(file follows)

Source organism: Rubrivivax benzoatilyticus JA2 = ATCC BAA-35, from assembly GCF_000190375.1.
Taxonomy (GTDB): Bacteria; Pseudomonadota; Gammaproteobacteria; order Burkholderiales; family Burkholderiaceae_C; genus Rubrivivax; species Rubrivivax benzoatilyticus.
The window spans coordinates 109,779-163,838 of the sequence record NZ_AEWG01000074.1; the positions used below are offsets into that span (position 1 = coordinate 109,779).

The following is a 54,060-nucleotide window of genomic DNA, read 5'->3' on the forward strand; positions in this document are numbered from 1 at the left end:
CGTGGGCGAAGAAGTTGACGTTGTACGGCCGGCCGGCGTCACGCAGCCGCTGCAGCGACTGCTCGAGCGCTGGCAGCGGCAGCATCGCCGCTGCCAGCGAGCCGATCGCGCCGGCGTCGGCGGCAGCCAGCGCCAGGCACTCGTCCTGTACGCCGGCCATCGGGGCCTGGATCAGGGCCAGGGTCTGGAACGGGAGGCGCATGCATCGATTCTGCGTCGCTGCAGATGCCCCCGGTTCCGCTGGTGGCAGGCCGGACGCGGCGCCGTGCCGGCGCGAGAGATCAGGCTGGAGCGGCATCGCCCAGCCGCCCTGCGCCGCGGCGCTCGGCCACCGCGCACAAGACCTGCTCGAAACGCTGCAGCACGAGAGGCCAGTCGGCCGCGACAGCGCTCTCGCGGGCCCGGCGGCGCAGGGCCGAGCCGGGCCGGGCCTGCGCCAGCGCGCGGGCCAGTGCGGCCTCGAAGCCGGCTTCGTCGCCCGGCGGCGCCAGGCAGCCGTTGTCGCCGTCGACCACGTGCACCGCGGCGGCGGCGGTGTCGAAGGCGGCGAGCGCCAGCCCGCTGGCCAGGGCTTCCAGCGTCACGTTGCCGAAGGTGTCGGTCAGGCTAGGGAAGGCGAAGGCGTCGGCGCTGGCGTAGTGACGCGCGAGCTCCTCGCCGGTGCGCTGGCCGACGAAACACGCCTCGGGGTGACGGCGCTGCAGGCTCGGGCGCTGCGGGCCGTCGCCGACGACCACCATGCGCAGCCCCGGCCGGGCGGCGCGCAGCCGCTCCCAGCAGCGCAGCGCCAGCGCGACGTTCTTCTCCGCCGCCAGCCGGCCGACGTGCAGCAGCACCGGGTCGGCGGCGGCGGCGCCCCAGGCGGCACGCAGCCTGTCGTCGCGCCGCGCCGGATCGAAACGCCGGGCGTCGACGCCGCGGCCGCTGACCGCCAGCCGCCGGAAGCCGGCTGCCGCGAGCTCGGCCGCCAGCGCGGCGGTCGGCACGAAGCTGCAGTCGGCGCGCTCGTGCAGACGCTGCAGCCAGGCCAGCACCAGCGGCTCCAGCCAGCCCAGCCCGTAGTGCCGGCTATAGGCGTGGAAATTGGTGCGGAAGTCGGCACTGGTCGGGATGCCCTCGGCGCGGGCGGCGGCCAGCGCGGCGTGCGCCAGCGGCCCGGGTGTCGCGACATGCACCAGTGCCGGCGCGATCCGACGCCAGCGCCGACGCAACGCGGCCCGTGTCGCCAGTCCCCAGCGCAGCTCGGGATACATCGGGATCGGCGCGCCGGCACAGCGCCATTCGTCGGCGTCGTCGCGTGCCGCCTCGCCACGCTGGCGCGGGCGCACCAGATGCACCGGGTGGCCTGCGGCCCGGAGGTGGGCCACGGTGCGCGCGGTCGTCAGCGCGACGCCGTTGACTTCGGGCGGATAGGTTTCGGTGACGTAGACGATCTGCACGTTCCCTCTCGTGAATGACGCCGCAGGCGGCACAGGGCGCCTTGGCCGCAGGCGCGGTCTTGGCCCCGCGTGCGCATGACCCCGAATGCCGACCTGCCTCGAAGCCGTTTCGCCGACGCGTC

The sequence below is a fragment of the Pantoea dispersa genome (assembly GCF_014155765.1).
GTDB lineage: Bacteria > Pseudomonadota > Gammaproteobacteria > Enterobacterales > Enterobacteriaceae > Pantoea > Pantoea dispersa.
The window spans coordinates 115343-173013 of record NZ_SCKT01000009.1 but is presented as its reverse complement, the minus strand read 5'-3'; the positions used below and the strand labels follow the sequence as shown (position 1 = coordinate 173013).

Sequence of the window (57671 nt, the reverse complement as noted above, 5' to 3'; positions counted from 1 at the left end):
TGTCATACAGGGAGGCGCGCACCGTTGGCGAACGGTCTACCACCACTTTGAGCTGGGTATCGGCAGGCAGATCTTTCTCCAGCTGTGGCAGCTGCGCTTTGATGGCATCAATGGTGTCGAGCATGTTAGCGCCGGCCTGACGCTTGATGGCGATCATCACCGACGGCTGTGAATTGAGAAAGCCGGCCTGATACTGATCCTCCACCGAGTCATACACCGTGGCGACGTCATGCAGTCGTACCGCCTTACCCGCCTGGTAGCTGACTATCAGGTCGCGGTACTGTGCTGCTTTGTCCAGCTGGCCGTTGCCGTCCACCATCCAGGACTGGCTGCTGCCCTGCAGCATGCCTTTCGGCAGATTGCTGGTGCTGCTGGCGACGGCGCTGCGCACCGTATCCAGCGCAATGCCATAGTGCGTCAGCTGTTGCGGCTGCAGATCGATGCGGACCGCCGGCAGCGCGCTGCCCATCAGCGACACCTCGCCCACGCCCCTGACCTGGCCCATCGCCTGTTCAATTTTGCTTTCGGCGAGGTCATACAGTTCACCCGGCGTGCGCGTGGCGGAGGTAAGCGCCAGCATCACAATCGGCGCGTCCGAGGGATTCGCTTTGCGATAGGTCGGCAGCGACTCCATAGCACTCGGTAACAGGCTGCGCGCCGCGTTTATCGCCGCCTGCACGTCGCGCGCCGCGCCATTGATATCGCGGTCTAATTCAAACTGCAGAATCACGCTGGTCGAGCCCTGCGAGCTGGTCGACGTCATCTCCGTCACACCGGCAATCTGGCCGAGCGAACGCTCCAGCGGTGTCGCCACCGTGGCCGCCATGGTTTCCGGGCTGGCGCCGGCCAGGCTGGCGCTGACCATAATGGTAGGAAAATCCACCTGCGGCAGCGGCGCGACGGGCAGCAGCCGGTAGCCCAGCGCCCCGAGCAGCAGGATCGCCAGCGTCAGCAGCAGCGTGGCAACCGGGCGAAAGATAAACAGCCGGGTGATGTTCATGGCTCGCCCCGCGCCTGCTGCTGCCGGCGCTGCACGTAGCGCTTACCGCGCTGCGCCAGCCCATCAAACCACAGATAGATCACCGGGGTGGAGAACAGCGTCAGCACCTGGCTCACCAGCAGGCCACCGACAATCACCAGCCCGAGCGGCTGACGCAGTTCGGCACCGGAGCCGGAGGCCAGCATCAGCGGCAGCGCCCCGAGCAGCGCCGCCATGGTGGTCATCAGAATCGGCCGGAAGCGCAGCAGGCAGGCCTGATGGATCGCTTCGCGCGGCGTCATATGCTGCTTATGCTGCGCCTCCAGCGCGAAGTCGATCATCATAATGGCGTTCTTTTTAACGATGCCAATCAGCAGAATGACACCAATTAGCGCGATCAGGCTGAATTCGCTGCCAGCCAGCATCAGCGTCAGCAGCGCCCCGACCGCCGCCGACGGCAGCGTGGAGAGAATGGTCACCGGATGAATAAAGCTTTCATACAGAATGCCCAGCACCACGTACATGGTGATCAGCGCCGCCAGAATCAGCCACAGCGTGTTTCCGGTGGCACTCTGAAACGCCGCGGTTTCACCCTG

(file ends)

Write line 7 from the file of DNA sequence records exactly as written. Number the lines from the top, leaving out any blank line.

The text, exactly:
GTDB lineage: Bacteria > Pseudomonadota > Gammaproteobacteria > Enterobacterales > Enterobacteriaceae > Pantoea > Pantoea dispersa.